New Apple Patent Solves This Common Device Damage Problem
It may soon become slightly harder for Apple (NASDAQ:AAPL) users to unintentionally damage their iDevices. In a recently published patent application first spotted by AppleInsider, Apple identified and proposed a solution to a common damage issue with mobile device docking stations. In a patent titled “Self-Retracting Connector for Docking Device,” Apple described a new type of plug connector that would help prevent damage to docking stations and mobile devices when devices are being connected or disconnected.
As noted by Apple in the patent background information, the connectors found on most docking stations today are not ideal. “[C]onnectors can be weak points, especially when devices become large and additional stresses are placed on the connector,” Apple said. “The connector may also provide most of the support for the device. Accordingly, the connectors of such docking stations can be damaged by misuse, e.g. being pulled in an improper direction.”
In order to reduce the likelihood of damaging a device or docking station in this way, Apple proposed a new type of docking station connector that can better handle the stresses of being repeatedly attached and detached from a mobile device. Apple described a docking station plug connector that can “rotate and retract into or extend out of an opening of the docking station housing.”
As seen in the illustration above, the retractable connector has a mechanism that allows it to move within the housing without breaking. According to Apple, another embodiment of this invention uses a connector that extends out of the docking station. In this scenario, the entire plug connector would be encased in movable housing that would rotate forward when a mobile device is being attached or removed from the docking station.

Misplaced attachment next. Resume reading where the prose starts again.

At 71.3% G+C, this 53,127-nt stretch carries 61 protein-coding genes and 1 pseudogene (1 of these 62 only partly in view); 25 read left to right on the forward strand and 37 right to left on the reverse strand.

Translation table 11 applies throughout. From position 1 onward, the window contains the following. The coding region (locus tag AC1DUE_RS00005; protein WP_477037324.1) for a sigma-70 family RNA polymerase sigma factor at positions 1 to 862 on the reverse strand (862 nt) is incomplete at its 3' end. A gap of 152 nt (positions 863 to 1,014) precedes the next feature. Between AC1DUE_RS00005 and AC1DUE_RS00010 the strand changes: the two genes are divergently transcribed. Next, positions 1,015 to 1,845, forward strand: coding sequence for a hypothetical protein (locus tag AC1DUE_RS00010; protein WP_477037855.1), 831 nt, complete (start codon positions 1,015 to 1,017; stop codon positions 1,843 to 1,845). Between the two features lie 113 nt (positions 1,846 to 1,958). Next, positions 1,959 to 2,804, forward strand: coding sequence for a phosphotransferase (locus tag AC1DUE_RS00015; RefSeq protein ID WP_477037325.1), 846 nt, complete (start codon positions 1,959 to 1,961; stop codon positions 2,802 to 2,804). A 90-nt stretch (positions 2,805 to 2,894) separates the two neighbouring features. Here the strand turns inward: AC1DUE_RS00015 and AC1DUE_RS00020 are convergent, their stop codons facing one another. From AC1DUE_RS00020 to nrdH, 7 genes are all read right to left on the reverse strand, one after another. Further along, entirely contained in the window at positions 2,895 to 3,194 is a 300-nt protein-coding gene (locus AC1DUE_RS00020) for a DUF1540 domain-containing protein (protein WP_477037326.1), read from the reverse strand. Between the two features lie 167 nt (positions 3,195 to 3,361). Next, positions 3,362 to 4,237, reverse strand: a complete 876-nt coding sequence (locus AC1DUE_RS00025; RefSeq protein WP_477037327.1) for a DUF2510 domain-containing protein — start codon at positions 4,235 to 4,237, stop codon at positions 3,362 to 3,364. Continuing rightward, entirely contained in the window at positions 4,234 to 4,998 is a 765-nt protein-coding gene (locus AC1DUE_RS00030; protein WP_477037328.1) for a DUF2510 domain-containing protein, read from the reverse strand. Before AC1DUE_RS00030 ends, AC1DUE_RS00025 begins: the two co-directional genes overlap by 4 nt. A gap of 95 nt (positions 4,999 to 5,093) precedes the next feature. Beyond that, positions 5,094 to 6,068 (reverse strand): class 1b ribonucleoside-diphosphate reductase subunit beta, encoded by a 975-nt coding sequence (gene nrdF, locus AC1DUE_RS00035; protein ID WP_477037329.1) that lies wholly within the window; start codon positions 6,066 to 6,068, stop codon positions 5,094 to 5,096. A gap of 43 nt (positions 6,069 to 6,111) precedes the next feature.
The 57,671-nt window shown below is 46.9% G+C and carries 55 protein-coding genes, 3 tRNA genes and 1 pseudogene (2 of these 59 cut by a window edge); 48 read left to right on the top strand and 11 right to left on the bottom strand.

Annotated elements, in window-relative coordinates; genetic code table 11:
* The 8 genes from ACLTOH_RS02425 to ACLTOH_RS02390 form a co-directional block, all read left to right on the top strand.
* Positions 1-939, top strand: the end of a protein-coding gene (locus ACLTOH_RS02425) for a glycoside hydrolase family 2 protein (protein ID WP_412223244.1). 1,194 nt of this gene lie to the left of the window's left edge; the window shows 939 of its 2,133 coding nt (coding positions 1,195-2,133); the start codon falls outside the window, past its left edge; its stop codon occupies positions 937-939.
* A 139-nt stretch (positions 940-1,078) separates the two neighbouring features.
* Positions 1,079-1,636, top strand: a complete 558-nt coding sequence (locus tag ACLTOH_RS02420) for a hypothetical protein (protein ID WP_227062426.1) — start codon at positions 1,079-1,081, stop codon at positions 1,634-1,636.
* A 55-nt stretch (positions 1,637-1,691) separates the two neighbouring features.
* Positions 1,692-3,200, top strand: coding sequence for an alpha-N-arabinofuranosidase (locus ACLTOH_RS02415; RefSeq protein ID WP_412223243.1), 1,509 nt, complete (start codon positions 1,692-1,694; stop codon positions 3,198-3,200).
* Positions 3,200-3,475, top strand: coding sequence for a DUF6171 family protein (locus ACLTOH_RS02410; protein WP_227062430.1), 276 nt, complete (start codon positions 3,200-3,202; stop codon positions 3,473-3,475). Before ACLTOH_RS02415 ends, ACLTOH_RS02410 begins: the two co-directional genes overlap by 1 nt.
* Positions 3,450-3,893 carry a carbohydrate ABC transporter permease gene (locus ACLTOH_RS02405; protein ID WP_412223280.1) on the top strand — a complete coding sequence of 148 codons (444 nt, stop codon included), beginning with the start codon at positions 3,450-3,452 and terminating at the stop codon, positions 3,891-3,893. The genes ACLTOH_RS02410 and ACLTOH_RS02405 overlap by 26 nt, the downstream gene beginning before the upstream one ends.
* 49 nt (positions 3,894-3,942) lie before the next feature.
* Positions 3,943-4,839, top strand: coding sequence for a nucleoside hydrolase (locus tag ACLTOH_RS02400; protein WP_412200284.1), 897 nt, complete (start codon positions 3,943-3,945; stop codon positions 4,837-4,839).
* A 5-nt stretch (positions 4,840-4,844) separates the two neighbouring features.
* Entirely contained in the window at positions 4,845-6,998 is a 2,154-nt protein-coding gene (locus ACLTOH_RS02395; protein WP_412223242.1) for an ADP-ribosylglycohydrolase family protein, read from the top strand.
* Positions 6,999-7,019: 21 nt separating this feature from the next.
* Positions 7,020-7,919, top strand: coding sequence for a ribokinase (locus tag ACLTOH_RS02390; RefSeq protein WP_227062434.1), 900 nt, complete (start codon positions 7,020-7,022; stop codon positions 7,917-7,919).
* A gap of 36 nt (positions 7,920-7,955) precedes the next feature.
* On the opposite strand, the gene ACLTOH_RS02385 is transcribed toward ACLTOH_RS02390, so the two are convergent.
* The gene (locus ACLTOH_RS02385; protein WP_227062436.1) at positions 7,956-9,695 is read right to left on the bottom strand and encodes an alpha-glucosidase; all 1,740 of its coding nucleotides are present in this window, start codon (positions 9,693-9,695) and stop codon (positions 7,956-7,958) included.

Not surprisingly, Apple is also concerned with the appearance of its docking station design. The Cupertino, California-based company noted that its retractable connector invention “does not require as large of an opening as required by typical docking stations. Hence, unsightly gaps between the docking station opening and the plug connector may be reduced in order to maintain the cosmetic appearance of the docking station.”
While it is not known if Apple has any near-future plans to manufacture its proposed docking station, the invention exemplifies the company’s obsession with detail and creating high-quality premium products. Apple designer Jony Ive recently discussed the company’s approach to designing products in an interview with the U.K.’s The Sunday Times.
“We’re surrounded by anonymous, poorly made objects,” Ive said to the publication. “It’s tempting to think it’s because the people who use them don’t care — just like the people who make them. But what we’ve shown is that people do care. It’s not just about aesthetics. They care about things that are thoughtfully conceived and well made. We make and sell a very, very large number of (hopefully) beautiful, well-made things. Our success is a victory for purity, integrity — for giving a damn.”
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